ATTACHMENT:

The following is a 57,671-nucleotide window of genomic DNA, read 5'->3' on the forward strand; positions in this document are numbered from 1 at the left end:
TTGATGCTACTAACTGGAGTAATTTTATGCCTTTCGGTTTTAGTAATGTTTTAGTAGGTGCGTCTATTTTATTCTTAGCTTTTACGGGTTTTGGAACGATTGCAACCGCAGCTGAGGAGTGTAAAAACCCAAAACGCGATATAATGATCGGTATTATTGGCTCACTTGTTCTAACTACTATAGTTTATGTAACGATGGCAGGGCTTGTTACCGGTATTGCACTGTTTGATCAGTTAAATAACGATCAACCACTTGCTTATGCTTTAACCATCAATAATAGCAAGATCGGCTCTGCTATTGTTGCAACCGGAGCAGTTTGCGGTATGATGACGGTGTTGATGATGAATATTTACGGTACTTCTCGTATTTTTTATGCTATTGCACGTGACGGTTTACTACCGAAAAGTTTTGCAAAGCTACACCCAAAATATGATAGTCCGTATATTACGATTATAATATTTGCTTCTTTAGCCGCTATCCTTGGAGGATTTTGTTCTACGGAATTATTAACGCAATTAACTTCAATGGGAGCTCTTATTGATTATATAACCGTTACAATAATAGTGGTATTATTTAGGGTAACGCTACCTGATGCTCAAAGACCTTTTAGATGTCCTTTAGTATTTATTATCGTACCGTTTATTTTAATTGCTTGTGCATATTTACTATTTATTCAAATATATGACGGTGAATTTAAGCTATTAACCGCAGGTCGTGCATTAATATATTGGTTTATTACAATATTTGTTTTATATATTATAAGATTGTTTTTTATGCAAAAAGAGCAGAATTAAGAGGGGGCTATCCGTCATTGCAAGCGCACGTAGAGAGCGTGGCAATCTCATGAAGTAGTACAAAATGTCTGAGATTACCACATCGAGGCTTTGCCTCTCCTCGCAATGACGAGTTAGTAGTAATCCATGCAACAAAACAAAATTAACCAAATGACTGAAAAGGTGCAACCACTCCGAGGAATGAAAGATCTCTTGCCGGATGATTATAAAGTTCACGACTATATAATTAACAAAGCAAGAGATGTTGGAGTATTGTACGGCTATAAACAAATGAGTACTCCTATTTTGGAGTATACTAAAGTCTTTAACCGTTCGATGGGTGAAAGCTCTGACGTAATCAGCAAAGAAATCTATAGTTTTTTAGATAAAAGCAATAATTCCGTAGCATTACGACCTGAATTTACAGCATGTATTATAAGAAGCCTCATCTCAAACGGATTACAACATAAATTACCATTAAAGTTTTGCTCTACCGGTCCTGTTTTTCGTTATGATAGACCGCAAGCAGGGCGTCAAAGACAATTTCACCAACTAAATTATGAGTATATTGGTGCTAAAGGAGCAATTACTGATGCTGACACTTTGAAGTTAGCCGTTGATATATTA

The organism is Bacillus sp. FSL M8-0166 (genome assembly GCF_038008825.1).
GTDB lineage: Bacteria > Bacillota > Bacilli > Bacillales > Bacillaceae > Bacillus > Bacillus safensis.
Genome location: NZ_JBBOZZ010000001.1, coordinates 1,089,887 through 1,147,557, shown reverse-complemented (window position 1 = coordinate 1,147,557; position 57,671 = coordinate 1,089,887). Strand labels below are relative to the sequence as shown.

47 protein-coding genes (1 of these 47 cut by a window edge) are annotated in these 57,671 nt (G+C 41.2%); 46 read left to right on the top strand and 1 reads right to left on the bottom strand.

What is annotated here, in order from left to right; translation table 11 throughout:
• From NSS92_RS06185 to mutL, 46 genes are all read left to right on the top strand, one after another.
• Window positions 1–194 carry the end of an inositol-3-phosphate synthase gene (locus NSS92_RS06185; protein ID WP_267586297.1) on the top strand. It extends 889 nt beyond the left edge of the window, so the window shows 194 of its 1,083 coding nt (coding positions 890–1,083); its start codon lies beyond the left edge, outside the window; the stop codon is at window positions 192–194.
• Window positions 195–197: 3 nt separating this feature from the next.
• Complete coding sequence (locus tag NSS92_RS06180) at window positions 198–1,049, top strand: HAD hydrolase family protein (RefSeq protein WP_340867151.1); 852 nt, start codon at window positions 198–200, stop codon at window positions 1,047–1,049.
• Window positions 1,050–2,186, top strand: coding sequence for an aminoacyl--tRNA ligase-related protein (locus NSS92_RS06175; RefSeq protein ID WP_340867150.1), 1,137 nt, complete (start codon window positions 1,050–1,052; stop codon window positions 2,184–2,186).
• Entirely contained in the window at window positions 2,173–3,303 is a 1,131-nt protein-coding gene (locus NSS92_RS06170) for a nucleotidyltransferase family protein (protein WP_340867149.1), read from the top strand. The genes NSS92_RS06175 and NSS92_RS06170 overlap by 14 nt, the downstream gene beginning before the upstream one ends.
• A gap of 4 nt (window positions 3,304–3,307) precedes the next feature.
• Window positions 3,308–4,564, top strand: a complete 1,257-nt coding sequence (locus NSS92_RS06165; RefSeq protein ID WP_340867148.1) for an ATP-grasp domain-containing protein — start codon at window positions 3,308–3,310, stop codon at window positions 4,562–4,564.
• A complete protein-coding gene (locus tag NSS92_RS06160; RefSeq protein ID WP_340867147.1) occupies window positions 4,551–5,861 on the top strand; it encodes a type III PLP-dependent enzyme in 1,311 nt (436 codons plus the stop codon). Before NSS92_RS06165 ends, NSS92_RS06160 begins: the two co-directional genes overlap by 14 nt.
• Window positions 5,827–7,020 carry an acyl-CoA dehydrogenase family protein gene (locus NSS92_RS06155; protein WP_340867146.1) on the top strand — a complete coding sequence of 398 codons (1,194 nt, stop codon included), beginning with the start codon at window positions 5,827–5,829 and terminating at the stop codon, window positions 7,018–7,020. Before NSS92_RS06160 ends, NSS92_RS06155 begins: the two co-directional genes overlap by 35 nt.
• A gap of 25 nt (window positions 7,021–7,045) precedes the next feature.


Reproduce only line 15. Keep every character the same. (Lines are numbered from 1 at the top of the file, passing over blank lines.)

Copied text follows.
• Window positions 3,308–4,564, top strand: a complete 1,257-nt coding sequence (locus NSS92_RS06165; RefSeq protein ID WP_340867148.1) for an ATP-grasp domain-containing protein — start codon at window positions 3,308–3,310, stop codon at window positions 4,562–4,564.